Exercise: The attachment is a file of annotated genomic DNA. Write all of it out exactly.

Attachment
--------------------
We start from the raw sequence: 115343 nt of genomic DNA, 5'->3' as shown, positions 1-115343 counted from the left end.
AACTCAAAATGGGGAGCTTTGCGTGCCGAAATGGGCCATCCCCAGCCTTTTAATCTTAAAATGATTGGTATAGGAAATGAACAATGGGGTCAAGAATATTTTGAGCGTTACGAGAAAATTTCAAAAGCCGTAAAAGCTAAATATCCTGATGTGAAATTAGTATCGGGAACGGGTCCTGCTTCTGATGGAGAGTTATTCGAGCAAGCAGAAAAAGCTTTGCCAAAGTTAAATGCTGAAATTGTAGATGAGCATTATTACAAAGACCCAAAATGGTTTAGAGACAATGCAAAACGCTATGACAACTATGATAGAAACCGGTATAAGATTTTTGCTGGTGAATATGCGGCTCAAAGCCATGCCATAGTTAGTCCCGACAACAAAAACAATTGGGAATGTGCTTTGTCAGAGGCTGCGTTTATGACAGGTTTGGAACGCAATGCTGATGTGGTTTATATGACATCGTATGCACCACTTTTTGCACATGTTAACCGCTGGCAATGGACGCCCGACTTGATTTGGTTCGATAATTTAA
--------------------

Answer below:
We start from the raw sequence: 115343 nt of genomic DNA, 5'->3' as shown, positions 1-115343 counted from the left end.
AACTCAAAATGGGGAGCTTTGCGTGCCGAAATGGGCCATCCCCAGCCTTTTAATCTTAAAATGATTGGTATAGGAAATGAACAATGGGGTCAAGAATATTTTGAGCGTTACGAGAAAATTTCAAAAGCCGTAAAAGCTAAATATCCTGATGTGAAATTAGTATCGGGAACGGGTCCTGCTTCTGATGGAGAGTTATTCGAGCAAGCAGAAAAAGCTTTGCCAAAGTTAAATGCTGAAATTGTAGATGAGCATTATTACAAAGACCCAAAATGGTTTAGAGACAATGCAAAACGCTATGACAACTATGATAGAAACCGGTATAAGATTTTTGCTGGTGAATATGCGGCTCAAAGCCATGCCATAGTTAGTCCCGACAACAAAAACAATTGGGAATGTGCTTTGTCAGAGGCTGCGTTTATGACAGGTTTGGAACGCAATGCTGATGTGGTTTATATGACATCGTATGCACCACTTTTTGCACATGTTAACCGCTGGCAATGGACGCCCGACTTGATTTGGTTCGATAATTTAA